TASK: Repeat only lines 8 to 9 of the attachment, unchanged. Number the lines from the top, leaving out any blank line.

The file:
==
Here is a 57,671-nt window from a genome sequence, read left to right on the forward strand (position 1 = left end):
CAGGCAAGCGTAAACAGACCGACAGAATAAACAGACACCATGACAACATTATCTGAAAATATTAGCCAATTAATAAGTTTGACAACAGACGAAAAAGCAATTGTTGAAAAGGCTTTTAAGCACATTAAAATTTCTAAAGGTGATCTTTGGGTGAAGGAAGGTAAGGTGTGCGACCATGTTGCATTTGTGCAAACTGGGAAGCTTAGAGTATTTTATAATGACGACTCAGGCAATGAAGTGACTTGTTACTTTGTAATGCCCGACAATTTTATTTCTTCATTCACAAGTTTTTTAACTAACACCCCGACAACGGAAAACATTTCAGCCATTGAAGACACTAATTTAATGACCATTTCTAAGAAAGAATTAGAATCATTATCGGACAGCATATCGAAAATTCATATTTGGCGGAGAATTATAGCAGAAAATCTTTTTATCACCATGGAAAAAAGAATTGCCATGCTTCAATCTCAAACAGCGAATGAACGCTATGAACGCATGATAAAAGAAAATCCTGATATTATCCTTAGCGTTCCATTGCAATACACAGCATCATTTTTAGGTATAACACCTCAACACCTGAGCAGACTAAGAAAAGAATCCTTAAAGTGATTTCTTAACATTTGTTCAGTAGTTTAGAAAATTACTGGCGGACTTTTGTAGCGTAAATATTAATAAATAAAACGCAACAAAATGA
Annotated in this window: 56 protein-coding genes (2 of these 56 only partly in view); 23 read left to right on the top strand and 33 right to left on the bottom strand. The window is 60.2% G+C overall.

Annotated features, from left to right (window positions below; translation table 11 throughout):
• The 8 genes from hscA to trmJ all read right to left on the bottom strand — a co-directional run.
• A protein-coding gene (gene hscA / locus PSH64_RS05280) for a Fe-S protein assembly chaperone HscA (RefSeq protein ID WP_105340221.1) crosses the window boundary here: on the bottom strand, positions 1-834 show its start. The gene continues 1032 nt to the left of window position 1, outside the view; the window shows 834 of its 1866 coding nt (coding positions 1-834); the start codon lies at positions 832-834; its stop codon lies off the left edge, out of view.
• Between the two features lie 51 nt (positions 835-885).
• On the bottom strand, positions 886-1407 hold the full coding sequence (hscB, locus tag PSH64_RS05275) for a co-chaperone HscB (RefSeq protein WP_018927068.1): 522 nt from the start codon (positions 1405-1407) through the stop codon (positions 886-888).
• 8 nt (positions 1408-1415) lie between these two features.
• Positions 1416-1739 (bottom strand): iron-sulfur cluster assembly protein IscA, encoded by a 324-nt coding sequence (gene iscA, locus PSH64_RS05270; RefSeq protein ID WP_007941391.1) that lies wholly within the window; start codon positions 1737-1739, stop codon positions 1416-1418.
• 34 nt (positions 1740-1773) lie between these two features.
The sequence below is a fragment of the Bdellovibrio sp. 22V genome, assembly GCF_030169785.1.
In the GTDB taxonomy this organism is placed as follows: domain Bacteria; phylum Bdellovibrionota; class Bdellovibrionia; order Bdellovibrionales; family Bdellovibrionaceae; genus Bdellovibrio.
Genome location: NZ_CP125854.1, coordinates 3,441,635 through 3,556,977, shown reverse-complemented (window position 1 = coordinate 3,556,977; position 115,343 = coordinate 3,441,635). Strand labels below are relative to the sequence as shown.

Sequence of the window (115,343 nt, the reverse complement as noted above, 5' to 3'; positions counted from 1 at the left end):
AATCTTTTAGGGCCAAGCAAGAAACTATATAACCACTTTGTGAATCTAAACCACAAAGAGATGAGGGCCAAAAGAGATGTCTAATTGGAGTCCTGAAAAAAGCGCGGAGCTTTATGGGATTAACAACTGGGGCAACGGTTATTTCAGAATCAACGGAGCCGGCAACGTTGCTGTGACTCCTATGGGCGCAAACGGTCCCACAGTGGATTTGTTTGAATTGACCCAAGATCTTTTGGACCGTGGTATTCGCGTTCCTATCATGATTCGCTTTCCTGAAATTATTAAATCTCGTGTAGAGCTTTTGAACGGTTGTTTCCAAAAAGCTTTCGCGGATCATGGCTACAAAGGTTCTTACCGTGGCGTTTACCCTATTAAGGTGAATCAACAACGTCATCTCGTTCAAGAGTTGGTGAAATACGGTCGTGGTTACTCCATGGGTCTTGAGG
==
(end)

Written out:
• On the bottom strand, positions 886-1407 hold the full coding sequence (hscB, locus tag PSH64_RS05275) for a co-chaperone HscB (RefSeq protein WP_018927068.1): 522 nt from the start codon (positions 1405-1407) through the stop codon (positions 886-888).
• 8 nt (positions 1408-1415) lie between these two features.